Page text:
Coming off the most severe flu season that Rhode Island has seen in almost a decade, public health and healthcare leaders launched the state's annual flu vaccination campaign today with reminders about how critical flu shots are for everyone six months of age and older.
"A flu shot is the single best way to protect yourself and the ones you love against the flu. When you get a flu shot you are not only protecting yourself, you are also protecting the people in your life by limiting the spread of the flu. This is especially important if you spend time with younger children or the elderly, who are more susceptible to the effects of the flu," said Nicole Alexander-Scott, MD, MPH, the Director of the Rhode Island Department of Health (RIDOH). "Even if you don't have health insurance or can't afford a flu shot, there are places in Rhode Island where you can get vaccinated for free. Earlier this week, public flu clinics opened at schools throughout the state and clinics will be happening in different cities and towns for the next two months. Flu shots are safe, effective, and easier to get than ever before."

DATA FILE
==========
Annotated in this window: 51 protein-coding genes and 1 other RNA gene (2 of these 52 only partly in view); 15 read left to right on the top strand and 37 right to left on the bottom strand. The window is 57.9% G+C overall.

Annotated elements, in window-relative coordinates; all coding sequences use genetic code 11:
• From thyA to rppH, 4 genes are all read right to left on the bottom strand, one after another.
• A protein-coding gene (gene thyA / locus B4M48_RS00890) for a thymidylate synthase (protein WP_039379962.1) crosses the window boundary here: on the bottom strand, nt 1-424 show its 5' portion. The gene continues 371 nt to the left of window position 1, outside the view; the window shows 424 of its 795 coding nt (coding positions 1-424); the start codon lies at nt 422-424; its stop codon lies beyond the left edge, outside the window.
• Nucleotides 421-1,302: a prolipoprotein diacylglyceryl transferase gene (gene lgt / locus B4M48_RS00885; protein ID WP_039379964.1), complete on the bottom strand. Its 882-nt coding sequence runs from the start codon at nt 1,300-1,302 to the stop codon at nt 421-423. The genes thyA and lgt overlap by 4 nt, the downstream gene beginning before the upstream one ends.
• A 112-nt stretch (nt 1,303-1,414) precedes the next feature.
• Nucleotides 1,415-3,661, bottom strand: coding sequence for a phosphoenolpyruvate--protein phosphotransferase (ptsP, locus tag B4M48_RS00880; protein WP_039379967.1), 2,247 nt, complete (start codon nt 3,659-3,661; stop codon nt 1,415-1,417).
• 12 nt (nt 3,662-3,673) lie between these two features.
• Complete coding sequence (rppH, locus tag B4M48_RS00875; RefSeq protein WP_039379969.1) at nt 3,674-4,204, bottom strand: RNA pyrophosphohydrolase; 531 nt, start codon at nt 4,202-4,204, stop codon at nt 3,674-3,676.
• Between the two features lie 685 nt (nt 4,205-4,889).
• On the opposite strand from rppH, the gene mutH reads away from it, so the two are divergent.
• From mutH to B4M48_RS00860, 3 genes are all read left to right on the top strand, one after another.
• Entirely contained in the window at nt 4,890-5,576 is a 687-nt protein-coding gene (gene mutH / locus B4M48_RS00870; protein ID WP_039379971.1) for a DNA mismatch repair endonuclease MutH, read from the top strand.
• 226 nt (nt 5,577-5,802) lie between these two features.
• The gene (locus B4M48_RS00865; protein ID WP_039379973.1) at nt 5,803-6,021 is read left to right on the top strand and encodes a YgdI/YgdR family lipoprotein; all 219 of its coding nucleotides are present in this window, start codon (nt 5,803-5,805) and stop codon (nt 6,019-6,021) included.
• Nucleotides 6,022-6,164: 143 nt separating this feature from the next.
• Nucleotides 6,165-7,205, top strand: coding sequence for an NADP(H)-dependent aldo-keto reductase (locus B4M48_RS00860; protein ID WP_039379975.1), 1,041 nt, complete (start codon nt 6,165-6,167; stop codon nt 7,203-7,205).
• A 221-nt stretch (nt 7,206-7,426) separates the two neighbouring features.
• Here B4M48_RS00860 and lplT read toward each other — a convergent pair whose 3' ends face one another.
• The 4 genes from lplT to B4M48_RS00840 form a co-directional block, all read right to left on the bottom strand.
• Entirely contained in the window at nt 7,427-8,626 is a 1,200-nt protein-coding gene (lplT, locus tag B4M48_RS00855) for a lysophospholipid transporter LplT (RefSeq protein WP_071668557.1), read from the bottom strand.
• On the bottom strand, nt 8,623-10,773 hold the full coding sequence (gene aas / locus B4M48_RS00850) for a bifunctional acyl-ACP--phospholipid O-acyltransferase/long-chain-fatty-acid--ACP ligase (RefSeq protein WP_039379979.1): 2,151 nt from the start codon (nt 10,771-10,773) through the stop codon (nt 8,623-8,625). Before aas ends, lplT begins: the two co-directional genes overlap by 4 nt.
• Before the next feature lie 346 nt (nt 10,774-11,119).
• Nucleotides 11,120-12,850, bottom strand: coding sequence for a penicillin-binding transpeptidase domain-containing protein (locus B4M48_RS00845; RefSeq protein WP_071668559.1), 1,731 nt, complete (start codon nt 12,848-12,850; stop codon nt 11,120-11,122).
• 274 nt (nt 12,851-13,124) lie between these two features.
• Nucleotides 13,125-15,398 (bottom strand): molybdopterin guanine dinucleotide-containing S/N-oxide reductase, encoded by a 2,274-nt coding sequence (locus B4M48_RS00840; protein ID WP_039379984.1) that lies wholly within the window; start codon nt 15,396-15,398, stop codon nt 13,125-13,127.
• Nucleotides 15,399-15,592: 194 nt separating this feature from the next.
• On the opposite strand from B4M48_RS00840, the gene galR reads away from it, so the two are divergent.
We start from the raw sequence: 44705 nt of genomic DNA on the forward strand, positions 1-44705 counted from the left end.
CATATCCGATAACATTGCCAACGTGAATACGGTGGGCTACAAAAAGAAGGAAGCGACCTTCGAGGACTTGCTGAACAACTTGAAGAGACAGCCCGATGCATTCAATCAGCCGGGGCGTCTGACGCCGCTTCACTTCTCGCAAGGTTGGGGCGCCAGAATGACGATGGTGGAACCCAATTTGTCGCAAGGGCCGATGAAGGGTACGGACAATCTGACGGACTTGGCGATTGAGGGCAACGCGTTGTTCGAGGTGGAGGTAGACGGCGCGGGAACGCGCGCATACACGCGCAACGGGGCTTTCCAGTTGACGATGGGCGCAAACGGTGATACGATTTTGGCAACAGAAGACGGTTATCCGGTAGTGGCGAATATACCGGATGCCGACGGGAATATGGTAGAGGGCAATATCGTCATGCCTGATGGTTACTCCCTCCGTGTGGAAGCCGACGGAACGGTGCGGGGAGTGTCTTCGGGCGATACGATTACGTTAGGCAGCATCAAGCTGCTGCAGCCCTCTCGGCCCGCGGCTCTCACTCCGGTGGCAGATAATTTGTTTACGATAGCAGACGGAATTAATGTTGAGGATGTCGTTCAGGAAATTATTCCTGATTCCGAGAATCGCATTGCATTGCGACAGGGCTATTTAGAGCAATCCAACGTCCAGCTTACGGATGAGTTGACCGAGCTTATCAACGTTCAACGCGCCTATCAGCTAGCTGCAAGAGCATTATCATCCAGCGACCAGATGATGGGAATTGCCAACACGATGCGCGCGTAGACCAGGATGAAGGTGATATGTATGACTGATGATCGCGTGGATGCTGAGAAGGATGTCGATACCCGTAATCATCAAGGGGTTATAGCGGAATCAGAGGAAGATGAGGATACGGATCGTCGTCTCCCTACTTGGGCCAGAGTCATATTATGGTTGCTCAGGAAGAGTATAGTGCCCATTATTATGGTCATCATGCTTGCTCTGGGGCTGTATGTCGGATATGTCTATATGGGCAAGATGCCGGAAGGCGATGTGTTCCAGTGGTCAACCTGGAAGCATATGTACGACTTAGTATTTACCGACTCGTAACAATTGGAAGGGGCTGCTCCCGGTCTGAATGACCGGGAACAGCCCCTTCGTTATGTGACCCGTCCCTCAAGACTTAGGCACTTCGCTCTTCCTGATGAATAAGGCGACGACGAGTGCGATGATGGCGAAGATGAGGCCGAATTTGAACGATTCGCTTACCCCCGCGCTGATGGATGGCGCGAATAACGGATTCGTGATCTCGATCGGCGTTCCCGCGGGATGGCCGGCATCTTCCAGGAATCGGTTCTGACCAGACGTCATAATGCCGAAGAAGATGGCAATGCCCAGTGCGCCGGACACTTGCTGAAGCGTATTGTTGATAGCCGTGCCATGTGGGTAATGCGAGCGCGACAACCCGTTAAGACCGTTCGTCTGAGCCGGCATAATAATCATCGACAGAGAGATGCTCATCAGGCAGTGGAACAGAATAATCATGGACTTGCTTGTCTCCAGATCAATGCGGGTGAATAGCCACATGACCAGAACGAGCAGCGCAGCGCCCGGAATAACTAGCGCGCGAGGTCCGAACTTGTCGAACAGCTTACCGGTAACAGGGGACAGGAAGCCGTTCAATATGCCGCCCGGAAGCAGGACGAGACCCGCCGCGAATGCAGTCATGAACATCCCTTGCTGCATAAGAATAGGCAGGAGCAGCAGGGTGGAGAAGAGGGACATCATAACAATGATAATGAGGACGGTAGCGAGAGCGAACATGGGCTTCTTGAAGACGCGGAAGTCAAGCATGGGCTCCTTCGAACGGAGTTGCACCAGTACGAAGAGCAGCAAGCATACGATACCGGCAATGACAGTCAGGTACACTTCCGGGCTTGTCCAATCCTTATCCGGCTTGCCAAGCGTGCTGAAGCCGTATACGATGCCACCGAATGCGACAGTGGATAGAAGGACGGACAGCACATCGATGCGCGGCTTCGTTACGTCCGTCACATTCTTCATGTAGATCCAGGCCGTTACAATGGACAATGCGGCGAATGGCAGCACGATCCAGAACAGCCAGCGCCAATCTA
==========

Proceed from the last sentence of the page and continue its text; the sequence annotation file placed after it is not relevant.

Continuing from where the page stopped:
Last year, the flu sent 1,390 Rhode Islanders to the hospital and resulted in 60 deaths (compared to 1,216 hospitalizations and 33 deaths the previous year). Rhode Island saw more flu during the 2017-2018 flu season than during any flu season since the 2009-2010 season, when the state experienced the H1N1 flu pandemic.
Although doctors recommend flu shots for everyone six months of age and older, flu shots are especially important for certain people. They include the elderly, healthcare workers, younger children, pregnant women, and people with chronic medical conditions. Examples of chronic medical conditions include diabetes, cancer, heart disease, and asthma.